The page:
Image from TERRA
Mon, 23 Mar 2020 09:20 EDT

Agricultural fires, most likely, cropping up in Cuba in March 2020.

Image from TERRA
Tue, 10 Mar 2020 16:51 EDT

A NASA study has found a link between climate change effects on the productivity of grasslands and the growing number of bison in Yellowstone National Park. The data, which came from two NASA Earth science satellites, shows daily vegetation growth for the past 20 years and can be used to help forecast the movements of bison, aiding conservation eff

Image from TERRA
Mon, 03 Feb 2020 10:23 EST

Australia has already been in a fiery situation for months so another fire starting in the Canberra region and spreading so quickly is nothing short of a tragedy for this country.

Mr. Robert Wolfe

Deputy Terra Project Scientist


Mail Code 614.5
NASA/Goddard Space Flight Center
Greenbelt, MD 20771
USA


Phone: (301) 614-5508

Email: robert.e.wolfe at nasa.gov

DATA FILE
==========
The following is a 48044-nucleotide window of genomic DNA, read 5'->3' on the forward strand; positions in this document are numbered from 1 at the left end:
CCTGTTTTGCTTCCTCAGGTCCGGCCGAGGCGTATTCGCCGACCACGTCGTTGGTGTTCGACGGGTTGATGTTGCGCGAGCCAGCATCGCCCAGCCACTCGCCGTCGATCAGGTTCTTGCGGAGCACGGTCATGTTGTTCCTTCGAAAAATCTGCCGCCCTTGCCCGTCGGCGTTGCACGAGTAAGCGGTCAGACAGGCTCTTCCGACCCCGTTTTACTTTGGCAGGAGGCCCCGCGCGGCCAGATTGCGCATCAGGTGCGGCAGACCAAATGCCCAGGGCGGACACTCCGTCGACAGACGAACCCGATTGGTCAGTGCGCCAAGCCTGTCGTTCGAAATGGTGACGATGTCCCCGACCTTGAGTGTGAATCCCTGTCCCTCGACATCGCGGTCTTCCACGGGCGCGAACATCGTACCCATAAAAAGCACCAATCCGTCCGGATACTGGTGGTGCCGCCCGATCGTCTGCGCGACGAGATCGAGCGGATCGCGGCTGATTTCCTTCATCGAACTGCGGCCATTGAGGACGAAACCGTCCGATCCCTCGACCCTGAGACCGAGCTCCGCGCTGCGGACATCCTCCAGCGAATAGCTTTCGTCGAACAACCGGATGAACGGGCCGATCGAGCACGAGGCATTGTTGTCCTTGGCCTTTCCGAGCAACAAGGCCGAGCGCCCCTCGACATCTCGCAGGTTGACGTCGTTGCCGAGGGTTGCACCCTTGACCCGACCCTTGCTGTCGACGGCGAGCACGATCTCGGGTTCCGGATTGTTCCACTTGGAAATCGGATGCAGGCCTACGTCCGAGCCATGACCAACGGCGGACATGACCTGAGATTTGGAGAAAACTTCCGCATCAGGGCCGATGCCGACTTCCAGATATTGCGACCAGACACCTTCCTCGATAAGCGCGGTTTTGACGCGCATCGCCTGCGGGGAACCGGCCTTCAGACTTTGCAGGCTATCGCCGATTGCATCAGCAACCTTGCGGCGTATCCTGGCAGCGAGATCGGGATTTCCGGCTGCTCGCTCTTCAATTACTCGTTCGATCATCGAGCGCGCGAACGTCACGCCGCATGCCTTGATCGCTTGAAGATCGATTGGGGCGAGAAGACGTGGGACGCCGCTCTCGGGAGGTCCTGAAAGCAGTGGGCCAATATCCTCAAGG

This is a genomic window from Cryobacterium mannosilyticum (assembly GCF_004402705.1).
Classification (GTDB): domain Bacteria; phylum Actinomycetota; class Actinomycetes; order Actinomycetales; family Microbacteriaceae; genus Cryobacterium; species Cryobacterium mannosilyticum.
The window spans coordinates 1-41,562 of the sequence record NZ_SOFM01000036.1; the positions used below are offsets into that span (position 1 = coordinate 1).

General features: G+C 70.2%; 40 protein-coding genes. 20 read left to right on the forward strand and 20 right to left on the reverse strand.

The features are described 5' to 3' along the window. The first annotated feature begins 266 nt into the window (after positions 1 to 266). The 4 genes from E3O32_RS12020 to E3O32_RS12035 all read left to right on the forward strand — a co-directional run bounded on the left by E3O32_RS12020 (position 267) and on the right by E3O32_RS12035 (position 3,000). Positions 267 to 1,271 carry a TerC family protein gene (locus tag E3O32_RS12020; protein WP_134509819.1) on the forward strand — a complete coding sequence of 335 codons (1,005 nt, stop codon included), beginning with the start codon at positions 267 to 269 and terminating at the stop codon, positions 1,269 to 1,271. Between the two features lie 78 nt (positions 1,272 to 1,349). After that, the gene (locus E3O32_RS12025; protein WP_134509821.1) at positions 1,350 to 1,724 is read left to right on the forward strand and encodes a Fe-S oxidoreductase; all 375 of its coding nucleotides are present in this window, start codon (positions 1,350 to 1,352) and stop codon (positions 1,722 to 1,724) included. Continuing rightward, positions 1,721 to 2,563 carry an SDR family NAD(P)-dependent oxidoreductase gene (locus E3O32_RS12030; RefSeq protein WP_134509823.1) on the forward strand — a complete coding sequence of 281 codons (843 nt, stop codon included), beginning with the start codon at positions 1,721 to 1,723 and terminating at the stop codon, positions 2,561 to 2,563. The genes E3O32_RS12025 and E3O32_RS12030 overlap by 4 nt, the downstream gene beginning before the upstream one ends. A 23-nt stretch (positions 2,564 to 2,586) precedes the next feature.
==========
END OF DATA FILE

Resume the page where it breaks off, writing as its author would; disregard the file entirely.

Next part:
Robert Wolfe is a computer scientist in the Terrestrial Information Systems Branch within the Hydrospheric and Biospheric Sciences Laboratory at NASA’s Goddard Space Flight Center. Wolfe has been involved in Earth remote sensing instruments, algorithms and data systems and since 1980 when he received a BS from Bridgewater College, VA. After a decade of developing government and commercial remote sensing projects, he began working with the MODIS instruments, algorithms and data system in the early 1990s. Robert’s current areas of interest are focused on accurate satellite geolocation and developing data systems and algorithms for retrieving terrestrial geophysical parameters. In 2004 he also became a NASA Science Team member for the joint NASA-NOAA-DOD mission (NPP/NPOESS) VIIRS instruments that are MODIS’s follow-on operational instrument series. In 2006 he took on the role of Terra Deputy Project Scientist for Data and then joined the MODIS science team in 2007. Wolfe has over 50 publications (book chapters and scientific, technical, and symposia papers) and is a member of the IEEE Geoscience and Remote Sensing Society and the American Geophysical Union.